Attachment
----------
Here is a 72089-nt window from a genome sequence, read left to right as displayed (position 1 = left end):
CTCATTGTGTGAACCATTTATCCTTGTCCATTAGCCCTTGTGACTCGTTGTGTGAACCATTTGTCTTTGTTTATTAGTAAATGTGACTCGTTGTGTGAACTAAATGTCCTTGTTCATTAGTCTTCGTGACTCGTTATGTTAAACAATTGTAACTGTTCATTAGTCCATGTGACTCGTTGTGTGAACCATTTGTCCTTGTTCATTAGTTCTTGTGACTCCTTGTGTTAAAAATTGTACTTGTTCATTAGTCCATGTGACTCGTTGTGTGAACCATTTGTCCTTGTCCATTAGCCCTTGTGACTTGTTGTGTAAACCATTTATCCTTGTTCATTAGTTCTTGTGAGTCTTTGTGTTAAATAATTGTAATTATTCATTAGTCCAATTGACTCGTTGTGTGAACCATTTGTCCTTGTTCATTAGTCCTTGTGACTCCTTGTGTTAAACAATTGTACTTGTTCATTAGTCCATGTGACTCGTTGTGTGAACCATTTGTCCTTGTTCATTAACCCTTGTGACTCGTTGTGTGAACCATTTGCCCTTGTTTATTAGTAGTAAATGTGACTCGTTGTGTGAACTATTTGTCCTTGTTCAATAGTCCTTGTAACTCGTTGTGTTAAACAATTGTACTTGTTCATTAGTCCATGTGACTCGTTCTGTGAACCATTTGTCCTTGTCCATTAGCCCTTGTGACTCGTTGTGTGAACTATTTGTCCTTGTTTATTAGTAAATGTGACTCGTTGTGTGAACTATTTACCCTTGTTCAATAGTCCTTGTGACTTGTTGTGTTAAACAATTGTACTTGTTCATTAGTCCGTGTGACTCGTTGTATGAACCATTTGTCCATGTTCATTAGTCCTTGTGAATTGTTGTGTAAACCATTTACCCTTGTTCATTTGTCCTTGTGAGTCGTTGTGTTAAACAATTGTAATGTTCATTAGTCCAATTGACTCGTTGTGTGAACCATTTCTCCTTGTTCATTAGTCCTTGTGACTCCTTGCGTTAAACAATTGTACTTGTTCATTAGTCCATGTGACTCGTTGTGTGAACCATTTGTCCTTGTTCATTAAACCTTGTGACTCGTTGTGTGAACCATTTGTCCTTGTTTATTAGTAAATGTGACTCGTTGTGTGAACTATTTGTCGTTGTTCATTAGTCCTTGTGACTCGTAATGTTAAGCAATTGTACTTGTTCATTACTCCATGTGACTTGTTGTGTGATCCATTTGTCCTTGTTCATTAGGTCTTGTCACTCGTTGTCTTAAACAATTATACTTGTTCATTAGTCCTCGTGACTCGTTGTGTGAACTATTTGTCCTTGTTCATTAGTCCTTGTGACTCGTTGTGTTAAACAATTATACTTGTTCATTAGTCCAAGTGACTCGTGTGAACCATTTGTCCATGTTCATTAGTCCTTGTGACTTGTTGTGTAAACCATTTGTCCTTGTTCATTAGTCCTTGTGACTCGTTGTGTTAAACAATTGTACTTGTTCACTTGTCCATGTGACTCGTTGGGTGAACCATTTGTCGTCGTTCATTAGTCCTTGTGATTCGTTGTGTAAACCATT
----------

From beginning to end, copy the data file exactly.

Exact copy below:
Here is a 72089-nt window from a genome sequence, read left to right as displayed (position 1 = left end):
CTCATTGTGTGAACCATTTATCCTTGTCCATTAGCCCTTGTGACTCGTTGTGTGAACCATTTGTCTTTGTTTATTAGTAAATGTGACTCGTTGTGTGAACTAAATGTCCTTGTTCATTAGTCTTCGTGACTCGTTATGTTAAACAATTGTAACTGTTCATTAGTCCATGTGACTCGTTGTGTGAACCATTTGTCCTTGTTCATTAGTTCTTGTGACTCCTTGTGTTAAAAATTGTACTTGTTCATTAGTCCATGTGACTCGTTGTGTGAACCATTTGTCCTTGTCCATTAGCCCTTGTGACTTGTTGTGTAAACCATTTATCCTTGTTCATTAGTTCTTGTGAGTCTTTGTGTTAAATAATTGTAATTATTCATTAGTCCAATTGACTCGTTGTGTGAACCATTTGTCCTTGTTCATTAGTCCTTGTGACTCCTTGTGTTAAACAATTGTACTTGTTCATTAGTCCATGTGACTCGTTGTGTGAACCATTTGTCCTTGTTCATTAACCCTTGTGACTCGTTGTGTGAACCATTTGCCCTTGTTTATTAGTAGTAAATGTGACTCGTTGTGTGAACTATTTGTCCTTGTTCAATAGTCCTTGTAACTCGTTGTGTTAAACAATTGTACTTGTTCATTAGTCCATGTGACTCGTTCTGTGAACCATTTGTCCTTGTCCATTAGCCCTTGTGACTCGTTGTGTGAACTATTTGTCCTTGTTTATTAGTAAATGTGACTCGTTGTGTGAACTATTTACCCTTGTTCAATAGTCCTTGTGACTTGTTGTGTTAAACAATTGTACTTGTTCATTAGTCCGTGTGACTCGTTGTATGAACCATTTGTCCATGTTCATTAGTCCTTGTGAATTGTTGTGTAAACCATTTACCCTTGTTCATTTGTCCTTGTGAGTCGTTGTGTTAAACAATTGTAATGTTCATTAGTCCAATTGACTCGTTGTGTGAACCATTTCTCCTTGTTCATTAGTCCTTGTGACTCCTTGCGTTAAACAATTGTACTTGTTCATTAGTCCATGTGACTCGTTGTGTGAACCATTTGTCCTTGTTCATTAAACCTTGTGACTCGTTGTGTGAACCATTTGTCCTTGTTTATTAGTAAATGTGACTCGTTGTGTGAACTATTTGTCGTTGTTCATTAGTCCTTGTGACTCGTAATGTTAAGCAATTGTACTTGTTCATTACTCCATGTGACTTGTTGTGTGATCCATTTGTCCTTGTTCATTAGGTCTTGTCACTCGTTGTCTTAAACAATTATACTTGTTCATTAGTCCTCGTGACTCGTTGTGTGAACTATTTGTCCTTGTTCATTAGTCCTTGTGACTCGTTGTGTTAAACAATTATACTTGTTCATTAGTCCAAGTGACTCGTGTGAACCATTTGTCCATGTTCATTAGTCCTTGTGACTTGTTGTGTAAACCATTTGTCCTTGTTCATTAGTCCTTGTGACTCGTTGTGTTAAACAATTGTACTTGTTCACTTGTCCATGTGACTCGTTGGGTGAACCATTTGTCGTCGTTCATTAGTCCTTGTGATTCGTTGTGTAAACCATT